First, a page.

Will some people be better off with the new legislation? Sure, that’s the nature of government activism.
Are “we” worse off, overall, with the new legislation? The most interesting and hopeful answer is that in the long run, this is likely to mess things up a lot more, leading to some better outcomes. If/when that happens and if we don’t trash the economy in the meantime, we would finally end up at “true” (catastrophic and preventative) insurance, which would restore sanity to a govt-inspired mess.
Another interesting angle: this will continue to lengthen/deepen the ongoing recession– as Bush/Obama/Congress continue to screw around with the markets. This will continue to put the Federal govt in an increasingly precarious position with respect to avoiding debt and inflation. And it will continue to put state and local govts in an increasingly tight bind. This will probably lead to some amazing changes in the next decade.
Kenn Gividen says
I’m wondering if the shotgun analogy will prompt the NSA to visit Mr. Masson’s blog.
One thing that just struck me yesterday:
Since the health insurance companies were opposed to this bill, is there anything in there that prevents them from jacking up the rates for all existing users?
I wouldn’t put it beyond them to start raising the prices 2x-3x and say that they HAD to because the government rules will make the cost of doing business that much greater.
I would also expect this around October.
eric schansberg says
There are clearly a number of provisions which drive up the cost of insurance– and thus, will drive up premia, cause exit from the industry, etc. Beyond that, if we tried to legislate against increased premia, increasing costs will get rid of more (all?) private insurance options.
This has not been about insurance premia, but increasing insurance coverage. In fact, some of the new regs purposefully seek to increase costs and thus, premia. They could have embraced regs to decrease costs and premia– e.g., get rid of insurance mandates, allow more competition in insurance– but they’re ignorant of Econ101, they believe they can effectively blame the insurance companies, or they don’t care about that.
Mike Kole says
Doug- (I don’t know my HTML, so my quotes aren’t as pretty as yours. Sorry.)
“This leads me to believe that a private system probably isn’t a viable or effective solution.”
I think it certainly could be, but isn’t, because governments intervene, because it is popular for them to do so, in varying degrees in different countries. That isn’t the same as non-viability.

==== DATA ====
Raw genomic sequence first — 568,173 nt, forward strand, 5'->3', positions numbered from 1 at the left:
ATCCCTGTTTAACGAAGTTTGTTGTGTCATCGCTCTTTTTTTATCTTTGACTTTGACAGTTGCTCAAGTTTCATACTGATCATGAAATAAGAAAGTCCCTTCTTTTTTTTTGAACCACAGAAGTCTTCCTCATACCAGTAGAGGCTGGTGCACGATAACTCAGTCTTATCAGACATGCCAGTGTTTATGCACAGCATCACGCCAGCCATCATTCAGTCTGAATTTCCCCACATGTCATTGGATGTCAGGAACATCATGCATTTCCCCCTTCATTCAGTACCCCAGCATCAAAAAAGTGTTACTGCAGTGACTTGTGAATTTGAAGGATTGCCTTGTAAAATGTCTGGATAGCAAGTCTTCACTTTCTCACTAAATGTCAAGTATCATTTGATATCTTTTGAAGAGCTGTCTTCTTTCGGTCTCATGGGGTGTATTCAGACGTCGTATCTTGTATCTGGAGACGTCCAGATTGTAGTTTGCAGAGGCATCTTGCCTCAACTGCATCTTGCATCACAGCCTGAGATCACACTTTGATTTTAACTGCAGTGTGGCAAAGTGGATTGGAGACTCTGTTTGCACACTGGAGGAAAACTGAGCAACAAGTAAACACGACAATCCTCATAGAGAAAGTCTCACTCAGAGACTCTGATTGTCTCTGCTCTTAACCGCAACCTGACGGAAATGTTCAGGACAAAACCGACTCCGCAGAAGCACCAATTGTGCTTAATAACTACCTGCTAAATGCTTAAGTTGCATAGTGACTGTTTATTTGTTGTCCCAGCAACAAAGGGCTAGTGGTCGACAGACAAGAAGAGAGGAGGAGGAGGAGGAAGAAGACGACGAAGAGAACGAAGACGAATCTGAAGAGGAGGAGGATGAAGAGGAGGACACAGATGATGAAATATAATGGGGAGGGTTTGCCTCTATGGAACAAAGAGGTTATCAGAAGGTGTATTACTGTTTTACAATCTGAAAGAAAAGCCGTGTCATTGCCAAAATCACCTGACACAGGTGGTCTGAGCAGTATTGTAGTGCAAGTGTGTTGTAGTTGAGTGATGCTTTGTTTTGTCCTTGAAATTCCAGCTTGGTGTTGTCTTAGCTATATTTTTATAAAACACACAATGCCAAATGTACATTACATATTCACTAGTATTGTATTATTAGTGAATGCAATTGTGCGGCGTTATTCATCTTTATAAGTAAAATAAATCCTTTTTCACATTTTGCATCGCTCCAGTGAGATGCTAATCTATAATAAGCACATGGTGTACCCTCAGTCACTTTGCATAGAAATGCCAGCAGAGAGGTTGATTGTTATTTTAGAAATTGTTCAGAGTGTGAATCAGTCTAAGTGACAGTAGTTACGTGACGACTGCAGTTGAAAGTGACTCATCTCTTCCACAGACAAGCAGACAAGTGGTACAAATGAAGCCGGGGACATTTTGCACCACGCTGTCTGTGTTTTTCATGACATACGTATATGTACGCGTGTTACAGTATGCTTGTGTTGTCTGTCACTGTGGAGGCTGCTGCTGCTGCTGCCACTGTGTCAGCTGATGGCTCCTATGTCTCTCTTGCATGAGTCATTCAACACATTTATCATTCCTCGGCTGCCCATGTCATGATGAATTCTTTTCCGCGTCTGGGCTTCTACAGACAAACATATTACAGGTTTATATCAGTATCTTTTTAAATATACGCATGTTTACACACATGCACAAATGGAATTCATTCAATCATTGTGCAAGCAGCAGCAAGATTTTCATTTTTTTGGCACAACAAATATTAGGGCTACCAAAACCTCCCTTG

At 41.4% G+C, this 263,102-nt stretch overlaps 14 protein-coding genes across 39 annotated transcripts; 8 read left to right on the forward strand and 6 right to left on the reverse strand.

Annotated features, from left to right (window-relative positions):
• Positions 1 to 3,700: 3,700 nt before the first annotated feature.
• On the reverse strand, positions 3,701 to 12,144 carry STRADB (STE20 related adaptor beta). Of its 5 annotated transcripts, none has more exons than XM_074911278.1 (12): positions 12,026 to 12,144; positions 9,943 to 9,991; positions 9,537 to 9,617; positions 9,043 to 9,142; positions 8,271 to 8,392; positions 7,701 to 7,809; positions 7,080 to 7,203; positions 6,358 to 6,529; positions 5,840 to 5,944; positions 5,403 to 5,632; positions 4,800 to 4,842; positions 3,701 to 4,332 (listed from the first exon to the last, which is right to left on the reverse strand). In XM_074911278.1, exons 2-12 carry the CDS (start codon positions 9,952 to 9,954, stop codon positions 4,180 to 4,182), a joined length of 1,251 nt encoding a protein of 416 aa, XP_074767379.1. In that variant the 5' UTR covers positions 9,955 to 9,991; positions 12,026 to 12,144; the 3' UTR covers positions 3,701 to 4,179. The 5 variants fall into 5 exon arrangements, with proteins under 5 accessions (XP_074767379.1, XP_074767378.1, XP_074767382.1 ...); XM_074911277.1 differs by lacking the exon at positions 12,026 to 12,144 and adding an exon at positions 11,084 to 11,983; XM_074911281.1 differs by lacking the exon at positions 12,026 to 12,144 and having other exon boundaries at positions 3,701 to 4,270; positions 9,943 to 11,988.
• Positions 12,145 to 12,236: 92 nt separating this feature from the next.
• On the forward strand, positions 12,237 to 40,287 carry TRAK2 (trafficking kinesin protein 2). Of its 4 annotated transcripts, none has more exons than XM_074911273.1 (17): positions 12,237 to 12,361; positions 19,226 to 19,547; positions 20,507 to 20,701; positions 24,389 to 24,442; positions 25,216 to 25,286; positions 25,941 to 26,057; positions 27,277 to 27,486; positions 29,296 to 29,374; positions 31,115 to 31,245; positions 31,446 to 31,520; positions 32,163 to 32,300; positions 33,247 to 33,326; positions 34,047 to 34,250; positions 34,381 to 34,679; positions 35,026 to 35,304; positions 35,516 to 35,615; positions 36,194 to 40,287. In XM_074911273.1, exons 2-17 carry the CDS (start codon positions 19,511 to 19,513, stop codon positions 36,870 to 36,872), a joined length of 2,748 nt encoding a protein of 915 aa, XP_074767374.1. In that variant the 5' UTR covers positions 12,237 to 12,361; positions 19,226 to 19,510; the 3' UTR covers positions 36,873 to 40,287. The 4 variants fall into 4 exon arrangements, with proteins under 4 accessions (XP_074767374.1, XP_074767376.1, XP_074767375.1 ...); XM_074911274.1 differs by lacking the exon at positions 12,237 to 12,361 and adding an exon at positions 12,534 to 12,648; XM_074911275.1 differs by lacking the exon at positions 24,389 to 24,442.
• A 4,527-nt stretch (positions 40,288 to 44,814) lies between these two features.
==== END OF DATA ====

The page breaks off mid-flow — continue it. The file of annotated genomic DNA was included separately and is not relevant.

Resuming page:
Charlie Averill says
The most secure I ever felt for my health care was when I was in the U.S. Navy. When ill, I just went to the dispensary and got the care I needed. Those who required surgery were simply sent to the hospital.
No insurance premiums to pay, no paperwork, no bills, the very best anyone could ask for………paid out of the U.S. Treasury.
Now that’s government run health care. Can’t beat it.
Kenn Gividen says
I recall Eric making an excellent point during his televised debate with Hill and Sodrell. He noted that we don’t use auto insurance for every minor flaw. So why do we do that with health insurance?
Seems to me that insuring ourselves against catastrophic health problems (as opposed to getting out teeth cleaned every six months) would considerably drive down insurance cost.
eric schansberg says
What was your wage during your admirable service to our country, Charlie? I think your analogy probably holds quite well.
Kenn, that’s the root problem. If we don’t fix that, we will continue to have (a wide array of) problems– whether govt runs 50% or 80% or 100%.
“Illinois Catholics call off keynote speech by Rep. Stupak after vote”(Head line from Chicago Tribune)
I feel bad for Bart Stupak.He is disgraced in purists’ eyes. Yet he himself was seen as a purist til he blinked. He made the wrong decision in an ideological world where truth is 100% and one’s action is dictated by a cadre of others. He most likely didn’t want to be the one who to kill health care over a very nuanced(my view) difference between House and Senate anti-abortion language.But everyone speculates about his motives,that’s the inevitable moral judgment..
I also know my catholic cathechism,but I too would hope that I would have voted on what I perceived as ‘the greater good’,even if that was also perceived as ‘ caving in to political power’. ( I’d probably go to Hell with all the Protestants..warning remembered from my youth). Sin and virtue depend on one single action,even one well-intentioned,and the believers never forget.That’s religious ideology and secular ideology.Politics is a mine field for ideologues.
Because auto insurance also does not cover things like your engine blowing up when you don’t change the oil.
eric schansberg says
Right…To deal with that, you have a private-sector warranty with a newer car. And with an older car, you’re talking about replacing it for a few thousand dollars– an event that is “self-insurable” and relatively modest compared to (catastrophic) accidents and the resulting damage.
In any case, are you suggesting auto insurance for engine blow-outs and oil changes– or just the former? Beyond that, are you suggesting that such insurance should be heavily subsidized– as we do with health insurance? And what would occur in that market if we had subsidized insurance like that?